|Robert Morgenthau - Manhattan DA|
Most rabbinical groups said they were not concerned that the legislation would violate confidentiality between clergy and congregants.
"I think that full disclosure to the authorities would be not only acceptable, I think it's imperative," said Rabbi Paul Menitoff, executive vice president of the Reform movement's Central Council of American Rabbis. "Ethical violations, whether they're violations of the criminal code or not, need to be dealt with very openly, fairly and directly by each denomination. Anything short of that is not keeping faith with our people."
The ultra-Orthodox group Agudath Israel of America, however, said it was wary of the legislation, which would require clergy to "report to authorities whenever they have reasonable cause to believe a child has been abused," according to a March 19 statement by Morgenthau.
|Rabbi Dovid Zwiebel|
David Zwiebel, executive vice president of Aguda, said he feared that the proposal could infringe on "religious freedom."
"There ought to be some exemption for situations involving confidentiality," Zwiebel said. "To protect the Catholic confessional-type situation, and more specifically in our community, to protect those situations where a member of the community does want to confide in his rabbi and get guidance and counseling without fear of having the whole fury of the secular legal system descend on him."
Last summer, Aguda and the Catholic Archdiocese of New York joined forces to oppose a proposed bill in the City Council that would have required all schools, including parochial schools, to file a police report about any criminal act committed by students or staff.
Zwiebel said he was concerned that secular law would "not necessarily" respect religious concerns, such as the concept of mesira, a category of rabbinic canon law concerning when a Jew may inform on another to the secular government. He said that rabbis should evaluate issues "on a case-by-case" basis.
However, Zwiebel said, "if a person is perceived as an imminent danger to children or others, rabbis would say, `let's not handle this internally, let's bring it to outside authorities.'"
Looking more favorably on the legislation was the Orthodox Union, representing Modern Orthodox synagogues. "In principal we'd be supportive," said Harvey Blitz, president of O.U. "We believe that clergy have a responsibility to protect the safety of people from being victims."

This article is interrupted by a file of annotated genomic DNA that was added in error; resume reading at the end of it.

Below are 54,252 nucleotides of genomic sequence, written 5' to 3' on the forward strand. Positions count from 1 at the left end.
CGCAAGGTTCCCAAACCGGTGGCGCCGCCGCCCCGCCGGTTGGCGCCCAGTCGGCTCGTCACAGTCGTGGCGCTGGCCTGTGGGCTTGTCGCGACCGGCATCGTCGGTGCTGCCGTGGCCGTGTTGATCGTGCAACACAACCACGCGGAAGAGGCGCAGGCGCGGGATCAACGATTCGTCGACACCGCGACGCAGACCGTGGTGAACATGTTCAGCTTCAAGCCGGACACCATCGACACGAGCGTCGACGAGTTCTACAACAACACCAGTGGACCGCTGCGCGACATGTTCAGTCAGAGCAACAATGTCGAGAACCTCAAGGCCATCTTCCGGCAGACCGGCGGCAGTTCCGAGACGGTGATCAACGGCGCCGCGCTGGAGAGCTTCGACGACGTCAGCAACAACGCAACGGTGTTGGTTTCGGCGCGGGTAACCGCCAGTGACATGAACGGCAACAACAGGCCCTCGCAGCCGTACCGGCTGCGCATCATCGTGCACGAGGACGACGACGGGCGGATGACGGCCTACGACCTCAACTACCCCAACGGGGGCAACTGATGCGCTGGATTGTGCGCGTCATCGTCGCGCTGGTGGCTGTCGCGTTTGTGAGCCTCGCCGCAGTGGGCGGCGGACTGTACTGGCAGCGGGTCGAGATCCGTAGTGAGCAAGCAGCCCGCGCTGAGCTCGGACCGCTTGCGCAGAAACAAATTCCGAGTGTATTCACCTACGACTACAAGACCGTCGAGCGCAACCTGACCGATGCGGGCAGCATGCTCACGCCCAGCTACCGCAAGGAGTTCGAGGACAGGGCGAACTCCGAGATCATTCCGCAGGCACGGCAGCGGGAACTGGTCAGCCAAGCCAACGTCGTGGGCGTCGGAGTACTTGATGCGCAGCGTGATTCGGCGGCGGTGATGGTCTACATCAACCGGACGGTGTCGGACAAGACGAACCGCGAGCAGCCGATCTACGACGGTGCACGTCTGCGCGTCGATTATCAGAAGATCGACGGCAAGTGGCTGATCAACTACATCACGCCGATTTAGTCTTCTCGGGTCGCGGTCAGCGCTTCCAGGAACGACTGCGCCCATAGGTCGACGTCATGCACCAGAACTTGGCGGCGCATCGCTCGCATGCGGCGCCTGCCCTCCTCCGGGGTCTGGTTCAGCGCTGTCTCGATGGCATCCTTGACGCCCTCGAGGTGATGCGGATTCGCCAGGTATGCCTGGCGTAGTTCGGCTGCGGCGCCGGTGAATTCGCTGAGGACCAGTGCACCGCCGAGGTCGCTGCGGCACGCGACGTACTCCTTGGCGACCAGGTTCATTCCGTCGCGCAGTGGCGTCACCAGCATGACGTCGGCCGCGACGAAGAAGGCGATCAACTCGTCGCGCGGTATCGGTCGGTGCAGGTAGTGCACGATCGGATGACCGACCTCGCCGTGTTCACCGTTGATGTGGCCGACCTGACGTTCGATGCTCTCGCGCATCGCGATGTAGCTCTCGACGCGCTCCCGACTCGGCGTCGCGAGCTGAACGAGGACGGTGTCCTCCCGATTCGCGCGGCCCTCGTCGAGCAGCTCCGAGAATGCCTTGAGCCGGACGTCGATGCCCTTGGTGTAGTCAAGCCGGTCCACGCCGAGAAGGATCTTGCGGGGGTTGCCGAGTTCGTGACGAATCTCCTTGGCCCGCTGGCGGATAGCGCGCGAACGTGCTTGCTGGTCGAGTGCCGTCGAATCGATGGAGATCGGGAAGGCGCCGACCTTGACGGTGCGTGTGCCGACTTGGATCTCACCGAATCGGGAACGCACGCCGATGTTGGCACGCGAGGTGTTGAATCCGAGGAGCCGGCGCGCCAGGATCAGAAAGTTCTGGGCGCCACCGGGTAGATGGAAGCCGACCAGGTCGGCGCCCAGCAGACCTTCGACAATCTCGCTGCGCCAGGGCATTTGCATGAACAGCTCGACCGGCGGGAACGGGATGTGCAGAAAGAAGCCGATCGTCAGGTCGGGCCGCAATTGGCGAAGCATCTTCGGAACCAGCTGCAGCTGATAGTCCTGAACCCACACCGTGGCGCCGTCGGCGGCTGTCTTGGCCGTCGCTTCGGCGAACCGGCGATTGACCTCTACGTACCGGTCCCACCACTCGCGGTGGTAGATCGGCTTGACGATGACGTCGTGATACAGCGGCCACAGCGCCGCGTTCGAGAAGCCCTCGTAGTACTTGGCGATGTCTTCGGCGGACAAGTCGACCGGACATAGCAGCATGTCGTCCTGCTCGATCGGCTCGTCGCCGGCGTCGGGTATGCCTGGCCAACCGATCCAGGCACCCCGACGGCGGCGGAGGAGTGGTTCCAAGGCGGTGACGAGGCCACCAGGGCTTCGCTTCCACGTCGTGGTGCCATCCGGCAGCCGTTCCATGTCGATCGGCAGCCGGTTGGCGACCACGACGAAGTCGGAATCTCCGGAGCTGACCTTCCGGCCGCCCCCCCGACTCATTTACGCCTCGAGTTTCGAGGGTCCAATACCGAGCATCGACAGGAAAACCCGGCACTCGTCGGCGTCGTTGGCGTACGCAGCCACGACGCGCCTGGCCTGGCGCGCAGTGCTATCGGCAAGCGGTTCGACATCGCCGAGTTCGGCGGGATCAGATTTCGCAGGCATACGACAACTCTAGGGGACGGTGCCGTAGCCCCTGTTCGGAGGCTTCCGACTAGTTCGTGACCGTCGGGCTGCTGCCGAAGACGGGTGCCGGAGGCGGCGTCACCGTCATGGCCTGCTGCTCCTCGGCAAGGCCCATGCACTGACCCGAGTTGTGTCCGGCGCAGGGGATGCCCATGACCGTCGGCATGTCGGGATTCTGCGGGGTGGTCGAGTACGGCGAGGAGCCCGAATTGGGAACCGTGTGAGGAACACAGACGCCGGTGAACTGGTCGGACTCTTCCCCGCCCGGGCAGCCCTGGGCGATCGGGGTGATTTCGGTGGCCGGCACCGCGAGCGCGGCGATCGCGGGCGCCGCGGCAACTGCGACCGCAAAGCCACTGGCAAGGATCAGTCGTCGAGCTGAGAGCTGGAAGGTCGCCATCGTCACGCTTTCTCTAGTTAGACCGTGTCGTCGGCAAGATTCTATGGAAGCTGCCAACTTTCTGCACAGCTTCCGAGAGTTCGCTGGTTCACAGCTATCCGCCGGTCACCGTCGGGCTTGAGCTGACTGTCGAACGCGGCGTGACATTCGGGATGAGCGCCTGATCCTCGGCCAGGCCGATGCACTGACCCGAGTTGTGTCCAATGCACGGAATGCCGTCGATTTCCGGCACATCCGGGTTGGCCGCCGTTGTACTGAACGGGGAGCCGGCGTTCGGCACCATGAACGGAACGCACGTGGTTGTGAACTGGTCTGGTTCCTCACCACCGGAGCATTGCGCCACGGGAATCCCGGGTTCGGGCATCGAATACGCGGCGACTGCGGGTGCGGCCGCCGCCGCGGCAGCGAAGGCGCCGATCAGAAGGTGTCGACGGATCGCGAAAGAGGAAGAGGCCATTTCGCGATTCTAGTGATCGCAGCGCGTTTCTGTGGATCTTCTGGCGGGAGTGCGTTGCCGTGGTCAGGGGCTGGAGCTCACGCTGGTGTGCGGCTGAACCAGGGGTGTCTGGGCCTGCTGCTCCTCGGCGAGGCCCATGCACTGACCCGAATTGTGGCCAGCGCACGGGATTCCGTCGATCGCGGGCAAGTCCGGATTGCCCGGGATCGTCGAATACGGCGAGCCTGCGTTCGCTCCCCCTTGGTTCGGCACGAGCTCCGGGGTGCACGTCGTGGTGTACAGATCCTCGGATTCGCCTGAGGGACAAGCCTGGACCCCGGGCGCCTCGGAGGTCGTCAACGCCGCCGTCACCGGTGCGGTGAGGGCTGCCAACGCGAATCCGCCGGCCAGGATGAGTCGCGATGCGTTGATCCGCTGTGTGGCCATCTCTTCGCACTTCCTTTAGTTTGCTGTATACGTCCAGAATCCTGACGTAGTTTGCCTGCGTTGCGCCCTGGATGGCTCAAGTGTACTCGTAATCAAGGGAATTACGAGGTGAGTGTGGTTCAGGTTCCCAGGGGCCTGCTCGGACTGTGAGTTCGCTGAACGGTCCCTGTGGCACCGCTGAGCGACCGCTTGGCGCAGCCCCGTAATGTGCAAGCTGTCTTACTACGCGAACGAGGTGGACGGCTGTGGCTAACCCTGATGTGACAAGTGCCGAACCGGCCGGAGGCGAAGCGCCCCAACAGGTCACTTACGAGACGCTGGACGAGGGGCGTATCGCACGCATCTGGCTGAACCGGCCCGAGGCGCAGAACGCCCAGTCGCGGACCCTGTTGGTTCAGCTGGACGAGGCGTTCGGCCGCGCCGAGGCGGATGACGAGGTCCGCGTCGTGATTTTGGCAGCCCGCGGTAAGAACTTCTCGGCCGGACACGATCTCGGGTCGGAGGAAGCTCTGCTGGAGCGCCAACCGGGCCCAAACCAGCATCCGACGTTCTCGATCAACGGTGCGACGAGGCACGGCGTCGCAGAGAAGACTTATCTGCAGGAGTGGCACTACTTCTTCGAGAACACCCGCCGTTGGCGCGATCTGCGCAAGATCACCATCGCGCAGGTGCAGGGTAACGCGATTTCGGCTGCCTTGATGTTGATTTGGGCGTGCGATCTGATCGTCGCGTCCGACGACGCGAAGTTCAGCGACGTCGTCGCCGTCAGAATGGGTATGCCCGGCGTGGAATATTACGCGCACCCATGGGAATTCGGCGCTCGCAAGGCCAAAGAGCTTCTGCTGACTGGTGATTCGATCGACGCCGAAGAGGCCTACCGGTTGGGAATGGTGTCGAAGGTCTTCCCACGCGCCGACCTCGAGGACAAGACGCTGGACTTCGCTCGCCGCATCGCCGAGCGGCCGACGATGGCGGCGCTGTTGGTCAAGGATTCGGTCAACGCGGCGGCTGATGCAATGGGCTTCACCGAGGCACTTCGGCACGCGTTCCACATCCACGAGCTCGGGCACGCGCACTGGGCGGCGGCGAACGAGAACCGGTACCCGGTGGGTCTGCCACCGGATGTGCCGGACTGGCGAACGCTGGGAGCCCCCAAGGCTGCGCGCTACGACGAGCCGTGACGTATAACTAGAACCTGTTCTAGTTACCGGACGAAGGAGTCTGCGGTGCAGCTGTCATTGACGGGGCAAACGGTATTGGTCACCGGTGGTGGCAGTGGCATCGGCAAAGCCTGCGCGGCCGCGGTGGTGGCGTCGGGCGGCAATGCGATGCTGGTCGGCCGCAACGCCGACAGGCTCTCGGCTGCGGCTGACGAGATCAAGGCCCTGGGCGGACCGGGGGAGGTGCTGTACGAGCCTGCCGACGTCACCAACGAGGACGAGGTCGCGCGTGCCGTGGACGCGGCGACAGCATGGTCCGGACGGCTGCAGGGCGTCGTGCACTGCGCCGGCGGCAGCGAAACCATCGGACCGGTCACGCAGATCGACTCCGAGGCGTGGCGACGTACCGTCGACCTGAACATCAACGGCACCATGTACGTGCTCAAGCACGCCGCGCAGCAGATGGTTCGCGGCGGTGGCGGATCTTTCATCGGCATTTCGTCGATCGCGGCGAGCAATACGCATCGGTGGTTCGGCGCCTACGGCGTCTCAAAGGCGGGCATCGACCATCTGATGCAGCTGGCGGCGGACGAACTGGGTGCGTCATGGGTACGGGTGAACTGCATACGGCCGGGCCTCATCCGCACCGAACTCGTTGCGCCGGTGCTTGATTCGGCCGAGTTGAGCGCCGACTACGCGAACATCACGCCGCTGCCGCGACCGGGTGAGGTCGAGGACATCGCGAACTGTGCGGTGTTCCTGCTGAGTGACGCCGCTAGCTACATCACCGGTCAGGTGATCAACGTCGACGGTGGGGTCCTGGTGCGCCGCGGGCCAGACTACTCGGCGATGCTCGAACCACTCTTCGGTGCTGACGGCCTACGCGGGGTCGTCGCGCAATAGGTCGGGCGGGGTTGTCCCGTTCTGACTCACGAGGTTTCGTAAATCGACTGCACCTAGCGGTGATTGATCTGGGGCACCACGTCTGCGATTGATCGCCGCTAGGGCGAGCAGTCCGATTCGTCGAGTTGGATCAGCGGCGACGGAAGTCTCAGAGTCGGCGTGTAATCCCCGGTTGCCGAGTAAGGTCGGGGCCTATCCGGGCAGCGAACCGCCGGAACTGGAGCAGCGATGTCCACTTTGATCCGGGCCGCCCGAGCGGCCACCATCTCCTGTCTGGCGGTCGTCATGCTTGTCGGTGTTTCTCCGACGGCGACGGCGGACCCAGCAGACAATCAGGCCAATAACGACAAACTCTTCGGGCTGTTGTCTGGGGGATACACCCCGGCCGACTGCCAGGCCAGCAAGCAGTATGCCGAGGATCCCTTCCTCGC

"We were told by our Halachic authorities that we should without any type of delay report these instances to the police," said Steven Dworkin, the head of the Rabbinical Council of America, a Modern Orthodox rabbinical body, referring to religious law.
Two years ago O.U. faced its own abuse scandal when several top officials stepped down following claims that they ignored 30 years of abuse complaints against the director of its national youth group, Rabbi Baruch Lanner.
Blitz was unfazed by the thought that under the proposed legislation, O.U. clergy would have been criminally liable for ignoring allegations of abuse. "Maybe they would have reported it," Blitz said.
|Rabbi Joel Myers|
Rabbi Joel Myers, president of Conservative Movement's Rabbinical Assembly, also said he supported the proposal.
Myers said clergy confidentiality was not as "cut and dry" as some would make it out to be. "Every rabbi knows not everything is confidential or ought to be," he said. "Many clergy will say, `I'll be glad to listen but I won't be able to tell you if it's confidential until you tell me what the issue is.'"
|Rabbi David Teutsch|
The church scandal "may have nothing to do with confidentiality," Myers said. "Confidentiality becomes a nice sounding word, but that's not the issue. The issue is how bishops supervise priests."
"It is clear that social pressures on the clergy are such that transferring the obligation to enforce justice onto the legal system is a helpful step," said Rabbi David Teutsch, president of the Reconstructionist Rabbinical College.